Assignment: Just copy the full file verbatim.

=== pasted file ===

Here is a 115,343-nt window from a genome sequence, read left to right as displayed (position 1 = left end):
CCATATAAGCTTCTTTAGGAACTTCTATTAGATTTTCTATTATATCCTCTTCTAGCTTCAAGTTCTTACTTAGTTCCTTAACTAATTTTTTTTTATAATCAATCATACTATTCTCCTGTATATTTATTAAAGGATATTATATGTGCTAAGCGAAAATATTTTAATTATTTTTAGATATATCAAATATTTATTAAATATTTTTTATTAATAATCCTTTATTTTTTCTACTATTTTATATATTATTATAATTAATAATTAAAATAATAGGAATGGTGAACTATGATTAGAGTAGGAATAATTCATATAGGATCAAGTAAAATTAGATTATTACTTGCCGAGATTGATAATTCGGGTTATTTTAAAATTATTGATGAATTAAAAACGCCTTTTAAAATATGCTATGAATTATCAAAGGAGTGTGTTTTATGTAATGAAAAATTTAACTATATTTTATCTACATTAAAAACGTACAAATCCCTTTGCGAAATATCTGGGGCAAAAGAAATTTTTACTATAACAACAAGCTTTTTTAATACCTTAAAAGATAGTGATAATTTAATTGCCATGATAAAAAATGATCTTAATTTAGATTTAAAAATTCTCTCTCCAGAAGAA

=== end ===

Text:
Here is a 115,343-nt window from a genome sequence, read left to right as displayed (position 1 = left end):
CCATATAAGCTTCTTTAGGAACTTCTATTAGATTTTCTATTATATCCTCTTCTAGCTTCAAGTTCTTACTTAGTTCCTTAACTAATTTTTTTTTATAATCAATCATACTATTCTCCTGTATATTTATTAAAGGATATTATATGTGCTAAGCGAAAATATTTTAATTATTTTTAGATATATCAAATATTTATTAAATATTTTTTATTAATAATCCTTTATTTTTTCTACTATTTTATATATTATTATAATTAATAATTAAAATAATAGGAATGGTGAACTATGATTAGAGTAGGAATAATTCATATAGGATCAAGTAAAATTAGATTATTACTTGCCGAGATTGATAATTCGGGTTATTTTAAAATTATTGATGAATTAAAAACGCCTTTTAAAATATGCTATGAATTATCAAAGGAGTGTGTTTTATGTAATGAAAAATTTAACTATATTTTATCTACATTAAAAACGTACAAATCCCTTTGCGAAATATCTGGGGCAAAAGAAATTTTTACTATAACAACAAGCTTTTTTAATACCTTAAAAGATAGTGATAATTTAATTGCCATGATAAAAAATGATCTTAATTTAGATTTAAAAATTCTCTCTCCAGAAGAA